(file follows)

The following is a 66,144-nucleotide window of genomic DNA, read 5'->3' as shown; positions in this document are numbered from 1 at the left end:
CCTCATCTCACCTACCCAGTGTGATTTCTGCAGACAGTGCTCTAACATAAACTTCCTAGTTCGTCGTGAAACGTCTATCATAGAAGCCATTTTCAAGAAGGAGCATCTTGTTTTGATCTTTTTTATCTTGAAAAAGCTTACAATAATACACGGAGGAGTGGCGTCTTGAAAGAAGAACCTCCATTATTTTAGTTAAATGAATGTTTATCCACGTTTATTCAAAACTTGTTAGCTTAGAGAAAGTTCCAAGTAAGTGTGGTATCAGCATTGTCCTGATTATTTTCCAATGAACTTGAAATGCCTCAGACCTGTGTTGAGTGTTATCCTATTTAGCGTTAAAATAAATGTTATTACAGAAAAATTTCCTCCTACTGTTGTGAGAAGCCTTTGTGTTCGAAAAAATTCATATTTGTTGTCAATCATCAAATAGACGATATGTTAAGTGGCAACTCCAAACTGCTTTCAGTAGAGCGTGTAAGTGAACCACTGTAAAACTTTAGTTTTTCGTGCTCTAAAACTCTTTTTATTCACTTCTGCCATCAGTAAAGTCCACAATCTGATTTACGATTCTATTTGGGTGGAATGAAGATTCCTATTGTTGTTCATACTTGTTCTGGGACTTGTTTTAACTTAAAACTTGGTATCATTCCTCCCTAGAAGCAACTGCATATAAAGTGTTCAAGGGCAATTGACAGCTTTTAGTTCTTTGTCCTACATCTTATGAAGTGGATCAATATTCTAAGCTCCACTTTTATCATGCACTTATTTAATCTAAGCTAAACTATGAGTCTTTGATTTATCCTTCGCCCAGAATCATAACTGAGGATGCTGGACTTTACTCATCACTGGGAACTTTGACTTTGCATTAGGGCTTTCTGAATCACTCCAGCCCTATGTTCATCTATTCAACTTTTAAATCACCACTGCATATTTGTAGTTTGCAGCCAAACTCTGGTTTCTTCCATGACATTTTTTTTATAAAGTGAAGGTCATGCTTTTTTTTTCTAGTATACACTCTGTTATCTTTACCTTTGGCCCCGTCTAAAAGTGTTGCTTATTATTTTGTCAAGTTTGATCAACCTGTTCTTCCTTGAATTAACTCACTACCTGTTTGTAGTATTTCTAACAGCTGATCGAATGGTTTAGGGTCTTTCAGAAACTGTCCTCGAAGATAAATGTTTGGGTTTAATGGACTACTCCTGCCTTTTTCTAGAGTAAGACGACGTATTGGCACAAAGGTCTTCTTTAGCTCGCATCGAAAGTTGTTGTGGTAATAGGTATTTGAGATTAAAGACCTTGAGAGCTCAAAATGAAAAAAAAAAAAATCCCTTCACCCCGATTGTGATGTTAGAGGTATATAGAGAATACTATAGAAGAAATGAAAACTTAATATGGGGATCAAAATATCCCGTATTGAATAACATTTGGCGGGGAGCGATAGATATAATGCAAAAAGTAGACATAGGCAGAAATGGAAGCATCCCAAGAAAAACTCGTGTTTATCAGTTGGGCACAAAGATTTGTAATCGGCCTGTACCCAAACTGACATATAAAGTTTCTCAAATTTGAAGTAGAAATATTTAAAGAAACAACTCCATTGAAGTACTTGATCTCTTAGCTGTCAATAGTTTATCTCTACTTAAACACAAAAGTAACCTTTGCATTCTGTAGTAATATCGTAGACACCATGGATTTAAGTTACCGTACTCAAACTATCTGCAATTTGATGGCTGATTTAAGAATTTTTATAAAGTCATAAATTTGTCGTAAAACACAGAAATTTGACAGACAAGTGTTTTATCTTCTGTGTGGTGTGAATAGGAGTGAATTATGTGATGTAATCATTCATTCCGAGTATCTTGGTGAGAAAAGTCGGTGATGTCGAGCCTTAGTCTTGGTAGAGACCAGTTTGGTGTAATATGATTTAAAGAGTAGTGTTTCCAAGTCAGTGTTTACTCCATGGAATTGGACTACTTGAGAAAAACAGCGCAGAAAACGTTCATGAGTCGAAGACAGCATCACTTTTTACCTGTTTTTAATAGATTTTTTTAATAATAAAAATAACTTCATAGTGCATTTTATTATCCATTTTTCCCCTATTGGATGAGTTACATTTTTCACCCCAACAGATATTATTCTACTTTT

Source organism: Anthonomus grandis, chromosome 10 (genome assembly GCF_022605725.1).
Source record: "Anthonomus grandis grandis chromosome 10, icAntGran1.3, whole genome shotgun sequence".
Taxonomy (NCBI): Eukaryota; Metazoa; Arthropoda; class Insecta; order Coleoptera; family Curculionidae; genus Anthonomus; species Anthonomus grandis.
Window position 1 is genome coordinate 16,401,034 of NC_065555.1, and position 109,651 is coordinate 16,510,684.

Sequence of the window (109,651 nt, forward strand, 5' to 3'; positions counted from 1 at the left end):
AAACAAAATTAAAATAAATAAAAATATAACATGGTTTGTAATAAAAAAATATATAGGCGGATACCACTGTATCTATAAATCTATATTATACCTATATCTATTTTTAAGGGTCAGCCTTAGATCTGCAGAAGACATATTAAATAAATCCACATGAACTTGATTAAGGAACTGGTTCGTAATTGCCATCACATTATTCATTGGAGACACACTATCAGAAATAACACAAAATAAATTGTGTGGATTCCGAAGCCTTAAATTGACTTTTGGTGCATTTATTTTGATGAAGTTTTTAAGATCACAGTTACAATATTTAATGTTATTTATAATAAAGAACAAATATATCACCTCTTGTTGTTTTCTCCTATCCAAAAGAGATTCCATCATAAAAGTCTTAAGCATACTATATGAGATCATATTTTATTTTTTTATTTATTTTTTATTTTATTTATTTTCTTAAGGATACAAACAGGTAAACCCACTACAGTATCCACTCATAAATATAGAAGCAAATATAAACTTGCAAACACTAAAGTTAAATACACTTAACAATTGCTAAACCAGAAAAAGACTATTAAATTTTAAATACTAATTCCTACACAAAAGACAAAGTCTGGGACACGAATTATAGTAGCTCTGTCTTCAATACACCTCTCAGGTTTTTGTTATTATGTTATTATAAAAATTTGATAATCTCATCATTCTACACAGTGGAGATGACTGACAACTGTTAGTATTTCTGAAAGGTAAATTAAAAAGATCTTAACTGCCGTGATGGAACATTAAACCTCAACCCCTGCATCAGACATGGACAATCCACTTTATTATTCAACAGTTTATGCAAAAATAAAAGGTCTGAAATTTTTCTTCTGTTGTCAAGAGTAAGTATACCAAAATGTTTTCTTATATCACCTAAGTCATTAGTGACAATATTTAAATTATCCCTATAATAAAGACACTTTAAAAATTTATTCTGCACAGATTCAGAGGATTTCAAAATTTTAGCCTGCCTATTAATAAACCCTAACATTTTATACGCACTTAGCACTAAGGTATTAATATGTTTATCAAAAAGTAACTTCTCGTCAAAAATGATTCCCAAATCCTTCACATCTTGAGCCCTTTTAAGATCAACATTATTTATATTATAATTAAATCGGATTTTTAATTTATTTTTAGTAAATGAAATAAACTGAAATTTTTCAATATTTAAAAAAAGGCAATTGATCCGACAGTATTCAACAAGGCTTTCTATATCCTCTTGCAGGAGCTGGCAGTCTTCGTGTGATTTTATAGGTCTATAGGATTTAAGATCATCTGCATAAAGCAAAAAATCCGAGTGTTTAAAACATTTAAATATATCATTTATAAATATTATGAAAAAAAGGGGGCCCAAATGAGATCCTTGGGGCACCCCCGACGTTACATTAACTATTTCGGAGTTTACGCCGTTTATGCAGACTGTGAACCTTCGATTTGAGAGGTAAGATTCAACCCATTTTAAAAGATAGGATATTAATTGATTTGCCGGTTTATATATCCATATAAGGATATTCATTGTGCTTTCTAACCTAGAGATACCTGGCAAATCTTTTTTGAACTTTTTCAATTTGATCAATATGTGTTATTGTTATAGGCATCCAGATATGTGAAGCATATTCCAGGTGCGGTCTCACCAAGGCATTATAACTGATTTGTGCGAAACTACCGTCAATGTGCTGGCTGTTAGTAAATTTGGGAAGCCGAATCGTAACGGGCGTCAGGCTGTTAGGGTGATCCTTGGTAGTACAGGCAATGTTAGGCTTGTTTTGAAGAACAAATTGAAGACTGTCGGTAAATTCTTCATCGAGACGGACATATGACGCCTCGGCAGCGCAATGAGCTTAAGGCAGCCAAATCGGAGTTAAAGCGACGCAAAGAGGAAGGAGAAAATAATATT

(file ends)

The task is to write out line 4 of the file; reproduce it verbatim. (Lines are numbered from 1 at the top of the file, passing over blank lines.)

Source record: "Anthonomus grandis grandis chromosome 10, icAntGran1.3, whole genome shotgun sequence".